By the time Star Wars came out, High Modernist design had, around the world, become indelibly associated with bellicose US absolutism. Intransigence had become unthinking violence (domestically, but also on a global existential scale), secrecy had morphed into paranoia and corruption, and the air of competence had given way the stink of dogmatism. Lucas and his crew forever cemented that association by making the once progressive "white world" of Modernism home to Imperialist Nazis and their Stormtrooper henchmen. But the Nazis weren't Germans (or Brits), and weren't stand ins for the threat of communism. As Lucas explains, they were Americans; they were stand-ins for the threat of America to Americans: you'd have essentially a large technological empire going after a small group of freedom fighters or human beings... a small independent country like North Vietnam threatened by a neighbor or provincial rebellion, instigated by gangsters aided by empire... The empire is like America ten years from now, after Nixonian gangsters assassinated the Emperor and were elevated to power in a rigged election; created civil disorder by instigating race riots aiding rebel groups and allowing the crime rate to rise to the point where a 'total control' police state was welcomed by the people. 

2001: A Space Odyssey (1968); Star Wars (1977) 

America is less violent and less racist that it was 40 years ago when Lucas began imagining the Star Wars universe. But the fact remains that our politics are still shaped by racism, and while we are far less violent a nation than we were, we kill each other and make war on others more readily then any other industrialized nation. We are the Empire.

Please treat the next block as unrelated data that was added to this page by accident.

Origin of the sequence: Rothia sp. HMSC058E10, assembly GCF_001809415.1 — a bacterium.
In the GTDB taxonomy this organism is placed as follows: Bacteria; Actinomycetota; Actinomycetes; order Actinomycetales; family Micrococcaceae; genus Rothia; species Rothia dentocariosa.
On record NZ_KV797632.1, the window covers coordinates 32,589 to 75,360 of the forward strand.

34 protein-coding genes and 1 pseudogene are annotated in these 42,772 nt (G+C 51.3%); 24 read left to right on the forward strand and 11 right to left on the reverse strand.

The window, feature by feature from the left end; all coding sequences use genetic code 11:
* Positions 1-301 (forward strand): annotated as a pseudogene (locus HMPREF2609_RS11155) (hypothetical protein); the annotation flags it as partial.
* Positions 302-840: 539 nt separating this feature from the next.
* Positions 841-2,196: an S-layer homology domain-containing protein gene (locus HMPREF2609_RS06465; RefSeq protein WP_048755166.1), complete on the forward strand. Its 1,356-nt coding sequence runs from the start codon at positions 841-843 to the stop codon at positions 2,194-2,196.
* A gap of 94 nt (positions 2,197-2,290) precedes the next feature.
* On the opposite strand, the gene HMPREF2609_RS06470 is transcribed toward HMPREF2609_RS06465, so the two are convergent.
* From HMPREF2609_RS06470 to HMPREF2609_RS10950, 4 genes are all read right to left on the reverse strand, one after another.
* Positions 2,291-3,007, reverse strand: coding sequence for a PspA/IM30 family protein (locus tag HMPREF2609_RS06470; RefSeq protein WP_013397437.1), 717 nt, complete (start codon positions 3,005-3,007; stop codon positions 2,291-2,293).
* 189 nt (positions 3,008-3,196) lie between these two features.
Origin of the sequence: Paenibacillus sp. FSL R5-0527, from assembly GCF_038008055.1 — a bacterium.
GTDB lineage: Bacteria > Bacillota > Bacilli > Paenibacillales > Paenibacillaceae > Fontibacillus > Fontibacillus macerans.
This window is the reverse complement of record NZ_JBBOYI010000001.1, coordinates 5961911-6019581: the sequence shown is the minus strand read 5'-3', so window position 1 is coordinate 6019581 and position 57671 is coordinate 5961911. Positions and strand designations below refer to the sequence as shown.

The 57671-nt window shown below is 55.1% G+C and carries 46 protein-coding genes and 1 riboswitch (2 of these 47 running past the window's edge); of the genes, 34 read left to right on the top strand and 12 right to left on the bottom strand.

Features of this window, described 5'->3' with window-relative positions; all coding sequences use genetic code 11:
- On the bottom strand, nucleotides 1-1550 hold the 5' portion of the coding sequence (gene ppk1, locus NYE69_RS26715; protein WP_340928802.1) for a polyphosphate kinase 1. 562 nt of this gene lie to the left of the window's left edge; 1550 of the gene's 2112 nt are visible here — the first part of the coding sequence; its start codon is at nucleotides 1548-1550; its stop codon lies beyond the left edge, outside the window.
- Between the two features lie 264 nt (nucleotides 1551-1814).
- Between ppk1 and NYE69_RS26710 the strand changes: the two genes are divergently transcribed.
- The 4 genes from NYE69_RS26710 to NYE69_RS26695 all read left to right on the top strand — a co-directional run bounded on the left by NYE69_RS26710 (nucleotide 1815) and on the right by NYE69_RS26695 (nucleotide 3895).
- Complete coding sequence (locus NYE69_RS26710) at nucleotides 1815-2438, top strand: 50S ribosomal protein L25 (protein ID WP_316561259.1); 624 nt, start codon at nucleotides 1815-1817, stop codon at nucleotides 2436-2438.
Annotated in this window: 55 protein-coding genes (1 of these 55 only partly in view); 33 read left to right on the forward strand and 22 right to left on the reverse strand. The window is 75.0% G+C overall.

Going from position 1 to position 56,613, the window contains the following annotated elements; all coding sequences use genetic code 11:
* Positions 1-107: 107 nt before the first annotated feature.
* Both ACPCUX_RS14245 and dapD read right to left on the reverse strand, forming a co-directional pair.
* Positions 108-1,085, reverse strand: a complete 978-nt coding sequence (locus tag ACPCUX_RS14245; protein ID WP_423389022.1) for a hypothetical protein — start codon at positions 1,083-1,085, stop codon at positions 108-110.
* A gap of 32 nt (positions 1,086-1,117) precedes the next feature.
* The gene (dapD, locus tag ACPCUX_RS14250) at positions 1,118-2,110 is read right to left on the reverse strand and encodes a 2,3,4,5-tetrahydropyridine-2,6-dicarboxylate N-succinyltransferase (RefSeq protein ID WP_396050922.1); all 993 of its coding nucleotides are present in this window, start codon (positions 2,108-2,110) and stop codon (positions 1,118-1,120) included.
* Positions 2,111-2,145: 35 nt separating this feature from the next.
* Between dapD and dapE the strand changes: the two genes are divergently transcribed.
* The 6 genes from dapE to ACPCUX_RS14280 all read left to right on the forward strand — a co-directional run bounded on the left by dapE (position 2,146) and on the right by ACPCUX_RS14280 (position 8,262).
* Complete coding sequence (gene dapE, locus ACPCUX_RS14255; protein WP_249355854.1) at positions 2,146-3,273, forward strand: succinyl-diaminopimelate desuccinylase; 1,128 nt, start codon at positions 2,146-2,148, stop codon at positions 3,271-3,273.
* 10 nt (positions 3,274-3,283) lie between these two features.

While Darth Vader was fighting the Rebellion on-screen in backwaters like Tatooine and Yavin, his Master, the Emperor, was busy doing something else off-screen. If the Sith were half as ambitious as their Cold Warrior counterparts, Palpatine was working with civil engineers and architects to make good on the promise to "bring order to the galaxy." Between the time we last see Coruscant in Episode III, the Sith would have transformed the city-planet capital as entirely as the Cold Warriors that inspired them had transformed the America that inspired the Empire. 

Empire Strikes Back (1980); Ken Ohyama, Interchange (2007)

To be clear: I don't mean brutalist Dystopia, I mean full-on Bauhausler social engineering executed on the scale of Eisenhower-era ambition. A perfect white-world to rival those Lucas and his crew created for the original movie: the native environment of both Princess Leia and Darth Vadert: think Koolhaas' OMA's repeated proposals to build massive Star Wars-Modernist structures in the Middel East

It is impossible to overstate how much of our today's urban environment is the product of post-war belief, and actions founded on those beliefs. Episode VII is the opportunity to re-imagine the future as the aftermath of very particular Utopia. A puristic moralizing effort to remake the world as it should be. The new trilogy should show a world in the midst of a recovery, but also on the brink of falling back into despotism and civil war. Episode VII should open with a ship flying into, and blowing a hole through, the Sith mega-structure that girds Coruscant. That the blow struck should be understood to be a blow against the heirs of the Sith Empire: the New Republic. 

Robert Smithson, Terminal-feat.-Cloud City; Cedric Delsaux , Dark Lens